A recent study conducted by the global consulting agency Accenture estimates that by the year 2020, 40% of America’s total workforce will consist of sole proprietor independent contractors. So, if you’re thinking about switching to work as an independent contractor, running a sole proprietorship, or if you own a company that ever hires independent contractors, then the information that follows will help you understand the types of insurance policies that sole proprietors should have in place.
If you run a business that frequently hires and depends on 1099 contractors, it is highly recommended that you require contractors to have at least some commercial insurance as described below. If you’re an independent contractor yourself, the policies that follow will protect you in the event that your actions give rise to a claim.
In many cases, contractors provide professional services like consulting or software development so they should carry some level of professional liability insurance. We’ve talked about what Professional Liability Insurance covers on one of our previous posts.
It is also an important to ensure that independent contractor’s purchase their own workers compensation insurance. This type of insurance will help cover any medical bills, disability payments injuries or illnesses the contractor sustains while providing a client with their work and services. Because of the high costs associated with worker’s compensation claims, many companies prefer to cover their contractors within their own worker’s compensation policy because the costs to the company are nominal. However, if you operate a business in an industry where the likelihood of injury to employees or contractors is high (construction, logistics, manufacturing), you likely want to avoid including contractors on your policy because their claims can negatively affect your rate for years.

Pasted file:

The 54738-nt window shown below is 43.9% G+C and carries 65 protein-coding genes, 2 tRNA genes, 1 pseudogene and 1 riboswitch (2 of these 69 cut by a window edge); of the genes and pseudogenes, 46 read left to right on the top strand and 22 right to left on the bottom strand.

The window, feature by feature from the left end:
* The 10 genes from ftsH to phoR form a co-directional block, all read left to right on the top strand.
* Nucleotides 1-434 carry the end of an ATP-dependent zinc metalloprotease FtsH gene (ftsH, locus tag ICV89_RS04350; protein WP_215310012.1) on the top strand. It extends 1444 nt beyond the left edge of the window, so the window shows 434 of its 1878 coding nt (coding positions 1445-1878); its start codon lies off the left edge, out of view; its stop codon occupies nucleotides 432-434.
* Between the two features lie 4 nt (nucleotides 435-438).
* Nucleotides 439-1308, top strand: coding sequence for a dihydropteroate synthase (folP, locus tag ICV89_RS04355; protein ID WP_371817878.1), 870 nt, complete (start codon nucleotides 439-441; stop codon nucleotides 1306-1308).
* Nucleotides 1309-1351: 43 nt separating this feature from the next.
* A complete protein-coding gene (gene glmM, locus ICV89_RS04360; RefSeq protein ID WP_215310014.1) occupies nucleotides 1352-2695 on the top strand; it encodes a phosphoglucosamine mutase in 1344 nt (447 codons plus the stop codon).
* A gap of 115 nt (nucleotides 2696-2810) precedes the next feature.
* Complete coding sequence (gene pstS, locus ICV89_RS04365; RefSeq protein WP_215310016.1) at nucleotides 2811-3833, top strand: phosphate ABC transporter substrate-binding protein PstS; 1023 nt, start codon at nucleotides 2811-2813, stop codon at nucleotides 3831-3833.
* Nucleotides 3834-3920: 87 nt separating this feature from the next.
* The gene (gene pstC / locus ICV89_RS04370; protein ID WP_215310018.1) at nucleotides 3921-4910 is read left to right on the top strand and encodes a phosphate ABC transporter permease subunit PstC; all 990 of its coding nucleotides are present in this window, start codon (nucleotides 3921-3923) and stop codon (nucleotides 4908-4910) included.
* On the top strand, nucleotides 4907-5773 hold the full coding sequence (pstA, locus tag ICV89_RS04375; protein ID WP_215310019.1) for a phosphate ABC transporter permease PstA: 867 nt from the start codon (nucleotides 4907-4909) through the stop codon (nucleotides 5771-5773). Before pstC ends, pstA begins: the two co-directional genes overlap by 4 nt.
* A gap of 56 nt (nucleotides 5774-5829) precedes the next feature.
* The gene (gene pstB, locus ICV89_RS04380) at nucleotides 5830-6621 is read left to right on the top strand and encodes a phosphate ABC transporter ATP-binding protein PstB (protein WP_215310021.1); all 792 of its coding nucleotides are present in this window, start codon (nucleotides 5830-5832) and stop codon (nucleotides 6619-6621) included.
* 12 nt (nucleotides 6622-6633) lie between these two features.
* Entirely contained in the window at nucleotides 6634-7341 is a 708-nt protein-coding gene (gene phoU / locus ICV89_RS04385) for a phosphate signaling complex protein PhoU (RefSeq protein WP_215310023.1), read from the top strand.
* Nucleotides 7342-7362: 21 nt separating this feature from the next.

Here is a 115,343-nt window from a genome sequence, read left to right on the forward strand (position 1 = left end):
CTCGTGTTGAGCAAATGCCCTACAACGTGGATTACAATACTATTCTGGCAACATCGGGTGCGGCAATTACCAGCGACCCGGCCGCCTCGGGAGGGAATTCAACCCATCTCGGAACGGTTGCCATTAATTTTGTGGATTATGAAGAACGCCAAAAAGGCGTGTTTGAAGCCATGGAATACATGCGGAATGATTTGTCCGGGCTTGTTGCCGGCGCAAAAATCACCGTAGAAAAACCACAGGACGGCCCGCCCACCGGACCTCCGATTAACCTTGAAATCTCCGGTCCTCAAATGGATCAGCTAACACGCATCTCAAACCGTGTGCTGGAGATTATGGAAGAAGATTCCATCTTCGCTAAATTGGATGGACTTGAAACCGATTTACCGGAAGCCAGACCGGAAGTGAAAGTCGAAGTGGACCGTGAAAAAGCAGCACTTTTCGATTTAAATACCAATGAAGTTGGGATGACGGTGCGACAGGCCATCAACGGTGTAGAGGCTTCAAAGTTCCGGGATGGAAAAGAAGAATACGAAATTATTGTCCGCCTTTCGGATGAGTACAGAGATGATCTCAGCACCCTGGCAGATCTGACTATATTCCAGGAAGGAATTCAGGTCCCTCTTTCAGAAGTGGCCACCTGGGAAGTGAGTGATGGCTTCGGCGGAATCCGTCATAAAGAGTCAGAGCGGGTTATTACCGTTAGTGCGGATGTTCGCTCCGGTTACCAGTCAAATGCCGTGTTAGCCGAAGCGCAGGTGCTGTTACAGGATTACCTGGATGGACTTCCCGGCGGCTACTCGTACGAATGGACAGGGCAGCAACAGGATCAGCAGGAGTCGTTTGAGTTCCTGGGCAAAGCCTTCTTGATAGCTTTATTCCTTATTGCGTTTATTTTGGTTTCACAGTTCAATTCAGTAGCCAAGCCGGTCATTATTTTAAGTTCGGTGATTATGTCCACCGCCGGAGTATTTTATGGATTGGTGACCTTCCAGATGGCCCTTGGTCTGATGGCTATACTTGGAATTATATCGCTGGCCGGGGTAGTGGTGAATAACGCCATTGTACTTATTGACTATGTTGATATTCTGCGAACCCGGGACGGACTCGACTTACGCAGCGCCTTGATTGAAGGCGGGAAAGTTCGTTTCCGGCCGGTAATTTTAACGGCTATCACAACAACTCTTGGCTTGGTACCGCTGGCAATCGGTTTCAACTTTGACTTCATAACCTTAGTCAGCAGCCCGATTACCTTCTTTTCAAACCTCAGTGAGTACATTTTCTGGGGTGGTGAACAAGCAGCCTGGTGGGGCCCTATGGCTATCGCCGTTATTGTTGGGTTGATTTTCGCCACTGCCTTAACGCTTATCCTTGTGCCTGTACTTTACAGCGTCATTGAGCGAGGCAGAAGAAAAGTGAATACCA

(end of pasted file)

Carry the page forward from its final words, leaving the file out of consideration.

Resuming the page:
Verifying Business Insurance Coverage
Properly validating and tracking the coverage for independent contractors is critical. Companies should always keep updated certificates of insurance, or proof of insurance, on file which confirm that the contractors not only have the above-mentioned coverage in place but are up-to-date with their policy. Also, companies should require that their entity’s name is added as an additional insured to guarantee the contractor’s insurance responds first. Finally, businesses should also make sure that contractor policies provide their entity with a waiver of subrogation which will prevent the insurance company from subrogating (coming after) the company for claims filed by its contractors.
As long as contractors have the coverages discussed above, both the contractor and the client will be sufficiently protected against potential claims. Do keep in mind that other insurance policies may be required, but this varies from industry to industry.
Don’t know where to start with getting the right coverage for your freelance endeavours? Get in touch with your UniAmerica Insurance agent today or give us a call at 1-310-835-3373.